This post is part 1 of a 3-part series about ongoing frame shifts in certain current issues. This article doesn’t endorse or advocate any position in particular, but rather explores the largely-unrecognized implications of the two dominant frameworks-of-understanding in social discourse about sexual orientation and legal rights. The real lessons I am trying to drive home are that, from the conservative perspective, a broken clock is still right twice a day (but it’s still broken!), and from the liberal perspective, same-sex marriage advocates unknowingly bit off more than they could chew, and are going to have to deal with this before they choke.
As I said in my introductory post, one of the things that concerns me most about American social, political, and economic discussions is that I don’t believe people understand the extent of the discussion they are having. Not only do they not fully understand the framework they are advocating, they have no idea that their opponents are often advocating not only a different position, but a different framework altogether. While many people point to hyperbolic rhetoric as a cause of polarization in our politics, I think this is actually just a symptom. The root cause is that each side is fundamentally misunderstanding the other side, and having become frustrated that the other side isn’t listening to their argument based on their own framework, has resorted to yelling as loud of possible in an unconscious attempt to force their framework on the other side.
The first example I am going to address is the example of LGBT rights.
When conservatives discuss sexual orientation, they do within the framework of descending orders of morality. Graphically, this can be represented like so:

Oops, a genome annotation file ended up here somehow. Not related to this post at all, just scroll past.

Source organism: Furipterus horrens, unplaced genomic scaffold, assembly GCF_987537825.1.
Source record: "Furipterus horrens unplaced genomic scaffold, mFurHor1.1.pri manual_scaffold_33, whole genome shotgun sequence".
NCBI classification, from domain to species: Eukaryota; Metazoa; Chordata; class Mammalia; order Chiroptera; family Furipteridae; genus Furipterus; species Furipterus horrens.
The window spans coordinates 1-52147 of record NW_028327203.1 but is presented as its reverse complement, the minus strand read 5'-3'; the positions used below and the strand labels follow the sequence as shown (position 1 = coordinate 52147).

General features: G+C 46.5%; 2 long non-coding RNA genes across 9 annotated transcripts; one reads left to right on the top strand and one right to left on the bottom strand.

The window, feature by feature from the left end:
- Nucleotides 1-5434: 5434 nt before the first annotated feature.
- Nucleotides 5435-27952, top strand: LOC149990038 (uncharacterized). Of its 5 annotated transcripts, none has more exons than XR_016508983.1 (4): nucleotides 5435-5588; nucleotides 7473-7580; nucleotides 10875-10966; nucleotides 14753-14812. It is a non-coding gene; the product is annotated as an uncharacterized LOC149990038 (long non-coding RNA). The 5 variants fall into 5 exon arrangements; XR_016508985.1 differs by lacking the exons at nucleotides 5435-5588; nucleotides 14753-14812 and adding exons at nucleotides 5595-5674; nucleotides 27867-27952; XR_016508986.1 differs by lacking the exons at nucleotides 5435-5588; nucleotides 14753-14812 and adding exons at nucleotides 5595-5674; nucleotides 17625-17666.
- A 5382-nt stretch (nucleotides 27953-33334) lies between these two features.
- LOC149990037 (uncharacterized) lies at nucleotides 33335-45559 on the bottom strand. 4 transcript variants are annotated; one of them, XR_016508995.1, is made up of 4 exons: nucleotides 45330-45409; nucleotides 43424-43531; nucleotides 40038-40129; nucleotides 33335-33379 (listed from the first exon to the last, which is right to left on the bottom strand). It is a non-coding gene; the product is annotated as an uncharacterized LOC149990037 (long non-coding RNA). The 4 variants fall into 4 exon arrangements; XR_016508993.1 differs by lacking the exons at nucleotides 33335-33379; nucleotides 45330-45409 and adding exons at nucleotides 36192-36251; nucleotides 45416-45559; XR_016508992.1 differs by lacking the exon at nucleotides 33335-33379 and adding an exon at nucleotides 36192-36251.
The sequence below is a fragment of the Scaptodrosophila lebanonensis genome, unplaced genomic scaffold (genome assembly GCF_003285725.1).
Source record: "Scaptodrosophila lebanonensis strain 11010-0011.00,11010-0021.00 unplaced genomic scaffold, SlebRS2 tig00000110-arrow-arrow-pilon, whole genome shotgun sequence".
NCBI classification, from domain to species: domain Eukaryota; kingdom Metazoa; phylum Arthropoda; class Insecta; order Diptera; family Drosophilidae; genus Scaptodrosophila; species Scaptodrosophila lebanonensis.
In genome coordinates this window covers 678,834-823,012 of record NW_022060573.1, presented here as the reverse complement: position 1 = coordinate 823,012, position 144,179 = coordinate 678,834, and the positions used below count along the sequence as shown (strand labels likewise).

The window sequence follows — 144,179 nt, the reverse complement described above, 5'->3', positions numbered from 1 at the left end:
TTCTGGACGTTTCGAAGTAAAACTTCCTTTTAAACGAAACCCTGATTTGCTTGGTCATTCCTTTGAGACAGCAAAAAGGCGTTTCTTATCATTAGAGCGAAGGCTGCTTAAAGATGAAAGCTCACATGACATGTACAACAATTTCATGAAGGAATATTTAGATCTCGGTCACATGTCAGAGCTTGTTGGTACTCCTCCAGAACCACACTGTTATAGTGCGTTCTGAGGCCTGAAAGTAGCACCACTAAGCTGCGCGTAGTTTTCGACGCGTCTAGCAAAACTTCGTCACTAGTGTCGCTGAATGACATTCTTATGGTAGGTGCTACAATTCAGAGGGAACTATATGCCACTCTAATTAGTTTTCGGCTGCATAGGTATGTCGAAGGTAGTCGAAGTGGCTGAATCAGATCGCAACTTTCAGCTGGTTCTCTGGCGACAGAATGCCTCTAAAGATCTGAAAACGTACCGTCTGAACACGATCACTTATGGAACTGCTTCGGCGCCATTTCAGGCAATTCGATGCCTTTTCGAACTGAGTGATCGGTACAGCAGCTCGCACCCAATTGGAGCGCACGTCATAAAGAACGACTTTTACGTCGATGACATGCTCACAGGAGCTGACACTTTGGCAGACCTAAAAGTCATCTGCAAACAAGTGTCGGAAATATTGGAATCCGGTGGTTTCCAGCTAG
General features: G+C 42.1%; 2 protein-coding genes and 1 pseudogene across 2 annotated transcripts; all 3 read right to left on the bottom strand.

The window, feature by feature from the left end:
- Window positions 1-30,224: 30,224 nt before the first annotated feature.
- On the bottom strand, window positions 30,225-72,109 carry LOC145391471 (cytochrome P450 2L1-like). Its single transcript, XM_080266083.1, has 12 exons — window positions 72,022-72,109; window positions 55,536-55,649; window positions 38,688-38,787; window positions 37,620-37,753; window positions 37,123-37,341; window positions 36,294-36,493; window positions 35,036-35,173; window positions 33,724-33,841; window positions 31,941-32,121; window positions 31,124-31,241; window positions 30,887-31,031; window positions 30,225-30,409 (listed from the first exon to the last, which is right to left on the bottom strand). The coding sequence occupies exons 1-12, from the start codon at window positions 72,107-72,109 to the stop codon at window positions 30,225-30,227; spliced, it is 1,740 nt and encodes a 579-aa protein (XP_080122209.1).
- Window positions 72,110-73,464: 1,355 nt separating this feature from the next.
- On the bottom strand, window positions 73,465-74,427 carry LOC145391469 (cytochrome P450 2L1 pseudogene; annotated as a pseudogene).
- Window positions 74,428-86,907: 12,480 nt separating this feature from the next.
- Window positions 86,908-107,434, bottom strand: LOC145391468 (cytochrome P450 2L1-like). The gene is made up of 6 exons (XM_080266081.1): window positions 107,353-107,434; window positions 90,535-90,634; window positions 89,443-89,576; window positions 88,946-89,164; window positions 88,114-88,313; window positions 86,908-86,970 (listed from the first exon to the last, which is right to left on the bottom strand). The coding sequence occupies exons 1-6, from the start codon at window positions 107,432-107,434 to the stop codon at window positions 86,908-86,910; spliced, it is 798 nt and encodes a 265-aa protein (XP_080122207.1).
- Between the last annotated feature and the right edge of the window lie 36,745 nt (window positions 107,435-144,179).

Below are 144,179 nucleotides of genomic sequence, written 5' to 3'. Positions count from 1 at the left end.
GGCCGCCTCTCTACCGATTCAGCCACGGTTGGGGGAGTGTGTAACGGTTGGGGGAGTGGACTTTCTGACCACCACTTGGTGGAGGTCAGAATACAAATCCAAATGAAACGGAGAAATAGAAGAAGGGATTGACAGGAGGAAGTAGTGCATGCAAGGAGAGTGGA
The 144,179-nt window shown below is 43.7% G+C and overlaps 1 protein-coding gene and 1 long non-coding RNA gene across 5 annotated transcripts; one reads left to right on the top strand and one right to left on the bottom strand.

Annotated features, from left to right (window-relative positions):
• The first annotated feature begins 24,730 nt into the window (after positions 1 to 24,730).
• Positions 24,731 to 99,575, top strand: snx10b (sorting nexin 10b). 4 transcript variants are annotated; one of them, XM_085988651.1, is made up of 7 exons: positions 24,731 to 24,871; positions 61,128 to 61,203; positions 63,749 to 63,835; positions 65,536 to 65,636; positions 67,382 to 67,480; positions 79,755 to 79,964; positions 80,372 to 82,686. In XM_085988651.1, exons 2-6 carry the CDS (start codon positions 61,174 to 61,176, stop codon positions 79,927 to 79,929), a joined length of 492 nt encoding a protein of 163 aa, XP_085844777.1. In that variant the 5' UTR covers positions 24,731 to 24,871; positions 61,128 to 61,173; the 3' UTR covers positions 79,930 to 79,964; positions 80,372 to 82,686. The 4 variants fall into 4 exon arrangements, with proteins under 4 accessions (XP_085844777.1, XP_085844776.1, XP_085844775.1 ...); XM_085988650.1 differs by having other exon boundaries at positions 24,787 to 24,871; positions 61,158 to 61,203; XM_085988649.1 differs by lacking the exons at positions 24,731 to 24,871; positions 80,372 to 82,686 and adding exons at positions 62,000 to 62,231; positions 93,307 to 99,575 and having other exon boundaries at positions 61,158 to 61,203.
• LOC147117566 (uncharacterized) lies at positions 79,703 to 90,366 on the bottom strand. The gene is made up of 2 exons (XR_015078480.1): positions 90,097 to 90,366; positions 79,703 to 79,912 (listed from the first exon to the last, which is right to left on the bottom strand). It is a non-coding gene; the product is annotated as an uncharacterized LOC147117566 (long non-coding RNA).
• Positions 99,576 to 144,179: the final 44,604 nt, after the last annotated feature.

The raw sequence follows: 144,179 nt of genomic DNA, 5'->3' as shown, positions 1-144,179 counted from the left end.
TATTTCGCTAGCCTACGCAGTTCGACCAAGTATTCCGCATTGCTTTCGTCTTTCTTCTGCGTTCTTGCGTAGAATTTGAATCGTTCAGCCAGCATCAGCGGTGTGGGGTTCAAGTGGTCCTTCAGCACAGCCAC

One implication of this framework is that it enables the “slippery-slope” argument against the legalization and normalization of LGBT rights. This argument has been and continues to be heavily utilized by conservatives. The argument is basically stated, “If we legalize gay marriage, what’s to stop us from letting a man marry two women? Or his dog?” The concern is that once we step outside traditional boundaries, we will enter into a sort of moral free-fall:
Despite conservative fears, the majority of advocates of same-sex marriage aren’t waging a campaign towards legalizing necrophilia. They countered by saying that they were merely campaigning to legalize their genetically-determined orientations. To conservative ears, this sounded like a promise not to continue the descent into immorality depicted above. However, what I believe few people understand is that same-sex marriage advocates were not simply advocating “taking one step down” the conservative morality ladder, they were advocating an entirely new framework for understanding sexual orientation. Prior to same-sex marriage being legalized, the framework they advocated looked like this:
The same-sex marriage campaign, as I have discussed before, was won on the grounds that sexual orientation is a genetic trait and the equation of discrimination on this basis to discrimination based on race and sex. In this vein, the SSM argument advanced the framework above; which sought to rectify the unequal legal status of two equally-genetically-determined conditions.